Intel’s Haswell Chip for Notebooks, Tablets Launching in June

By Jeffrey Burt  |  Posted 2013-04-26 Print this article Print

The Intel chips combined with Microsoft’s new Windows 8 operating system will help drive many of these new form factors, according to Otellini.

"[When] OEMs start looking at new form factors that they can design around our new chips—Haswell in particular, and maybe Bay Trail—and Windows 8, enabling touch, the explosion in form factors and the competitiveness of that platform is going to be substantially different [from previous chip offerings], at price points down into the $300 to $400 range,” he said during the April 16 conference call.

Analysts have been disappointed in consumer adoption of Windows 8 since its release last year, but they are mixed about what the future holds for the operating system. Haswell will help drive down the cost of what Gartner analysts call “ultramobiles,” which should be a boost for both PC makers and Windows 8, according to Isabelle Durand, principal research analyst at Gartner.

“Touch-screen-based ultramobiles offer PC manufacturers an opportunity to recover market share from media tablets, but Windows 8 PCs with touch-screens accounted for only a small percentage of consumer PC shipments in the first quarter of 2013,” Durand said in a statement April 10, when the analyst firm announced that PC sales worldwide in the first quarter fell 11.2 percent over the same period in 2012. “The majority of consumers remain unwilling to pay the price premium for touch-screen capabilities on PCs at this stage. But, even so, touch-screens and Windows 8 will represent key opportunities for PC manufacturers in the second half of 2013."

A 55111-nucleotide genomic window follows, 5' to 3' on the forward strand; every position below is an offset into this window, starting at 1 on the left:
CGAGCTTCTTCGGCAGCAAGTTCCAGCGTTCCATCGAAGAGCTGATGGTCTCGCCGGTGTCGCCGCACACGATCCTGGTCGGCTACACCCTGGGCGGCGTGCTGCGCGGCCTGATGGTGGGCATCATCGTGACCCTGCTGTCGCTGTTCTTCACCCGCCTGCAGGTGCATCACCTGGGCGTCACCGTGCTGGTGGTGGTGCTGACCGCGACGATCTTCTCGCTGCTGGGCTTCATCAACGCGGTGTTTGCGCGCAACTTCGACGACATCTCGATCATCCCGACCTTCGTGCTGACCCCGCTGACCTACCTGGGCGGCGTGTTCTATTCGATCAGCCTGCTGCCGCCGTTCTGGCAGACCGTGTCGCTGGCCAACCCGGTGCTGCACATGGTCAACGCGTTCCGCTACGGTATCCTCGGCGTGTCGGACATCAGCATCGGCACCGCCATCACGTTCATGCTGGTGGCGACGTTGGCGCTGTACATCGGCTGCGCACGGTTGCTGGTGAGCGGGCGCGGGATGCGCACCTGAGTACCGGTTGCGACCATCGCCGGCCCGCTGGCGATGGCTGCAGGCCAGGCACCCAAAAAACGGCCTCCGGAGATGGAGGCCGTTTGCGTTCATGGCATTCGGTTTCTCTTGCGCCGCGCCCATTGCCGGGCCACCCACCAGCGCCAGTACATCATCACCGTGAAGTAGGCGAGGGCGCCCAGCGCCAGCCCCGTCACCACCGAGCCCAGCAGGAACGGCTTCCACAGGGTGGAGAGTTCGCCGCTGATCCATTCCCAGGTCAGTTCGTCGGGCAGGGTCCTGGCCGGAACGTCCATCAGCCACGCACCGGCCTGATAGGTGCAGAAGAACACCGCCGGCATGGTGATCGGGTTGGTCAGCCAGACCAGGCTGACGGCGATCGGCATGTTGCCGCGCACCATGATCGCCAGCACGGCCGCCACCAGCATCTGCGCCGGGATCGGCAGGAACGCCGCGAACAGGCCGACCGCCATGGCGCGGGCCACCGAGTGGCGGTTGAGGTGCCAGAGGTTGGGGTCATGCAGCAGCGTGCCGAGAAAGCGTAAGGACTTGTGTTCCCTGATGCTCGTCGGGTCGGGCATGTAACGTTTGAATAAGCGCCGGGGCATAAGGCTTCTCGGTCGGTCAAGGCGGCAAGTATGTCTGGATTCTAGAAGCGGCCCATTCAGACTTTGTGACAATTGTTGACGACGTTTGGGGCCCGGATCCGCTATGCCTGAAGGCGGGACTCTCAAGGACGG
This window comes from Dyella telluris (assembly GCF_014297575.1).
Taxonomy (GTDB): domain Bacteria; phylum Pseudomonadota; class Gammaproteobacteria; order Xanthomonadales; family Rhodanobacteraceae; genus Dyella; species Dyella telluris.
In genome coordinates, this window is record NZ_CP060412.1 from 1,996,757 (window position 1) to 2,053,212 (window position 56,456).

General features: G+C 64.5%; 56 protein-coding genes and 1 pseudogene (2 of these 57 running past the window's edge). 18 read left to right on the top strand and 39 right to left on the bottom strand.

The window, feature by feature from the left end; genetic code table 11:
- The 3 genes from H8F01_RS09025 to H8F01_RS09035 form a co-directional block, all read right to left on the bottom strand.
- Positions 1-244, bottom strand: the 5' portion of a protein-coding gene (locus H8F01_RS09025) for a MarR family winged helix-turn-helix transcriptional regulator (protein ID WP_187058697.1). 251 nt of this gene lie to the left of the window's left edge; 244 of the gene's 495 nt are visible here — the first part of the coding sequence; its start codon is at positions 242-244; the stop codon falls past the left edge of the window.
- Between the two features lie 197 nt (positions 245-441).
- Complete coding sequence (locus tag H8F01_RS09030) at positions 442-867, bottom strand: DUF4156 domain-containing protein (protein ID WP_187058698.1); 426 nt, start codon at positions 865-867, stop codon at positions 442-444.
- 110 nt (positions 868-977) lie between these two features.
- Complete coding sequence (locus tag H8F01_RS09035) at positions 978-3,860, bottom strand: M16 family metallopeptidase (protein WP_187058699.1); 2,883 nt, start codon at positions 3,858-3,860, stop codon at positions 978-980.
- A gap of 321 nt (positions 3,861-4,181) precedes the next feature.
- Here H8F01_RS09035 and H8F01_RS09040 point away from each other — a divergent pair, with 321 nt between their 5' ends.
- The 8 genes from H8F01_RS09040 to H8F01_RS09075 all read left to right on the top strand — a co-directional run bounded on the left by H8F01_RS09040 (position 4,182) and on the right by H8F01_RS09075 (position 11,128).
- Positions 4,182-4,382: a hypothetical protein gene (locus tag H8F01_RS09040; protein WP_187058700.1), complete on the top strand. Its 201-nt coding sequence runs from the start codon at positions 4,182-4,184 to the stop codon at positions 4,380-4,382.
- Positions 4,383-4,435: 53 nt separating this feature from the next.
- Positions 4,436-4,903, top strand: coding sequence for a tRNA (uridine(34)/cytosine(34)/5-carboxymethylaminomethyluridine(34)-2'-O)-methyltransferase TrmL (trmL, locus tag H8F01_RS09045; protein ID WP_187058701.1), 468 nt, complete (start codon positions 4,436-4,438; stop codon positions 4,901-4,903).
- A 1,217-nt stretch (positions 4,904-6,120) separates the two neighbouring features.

Stephen Belanger, an analyst with Technology Business Research, said in a research note April 16 that Intel’s more energy-efficient processors—including Haswell, Bay Trail and the "Clover Trail+” Atom chips—will help the company better compete with ARM.

"However, sales of the next generation of Intel-powered PCs will be threatened by weak demand and uncertainty surrounding Windows 8 adoption," he added.



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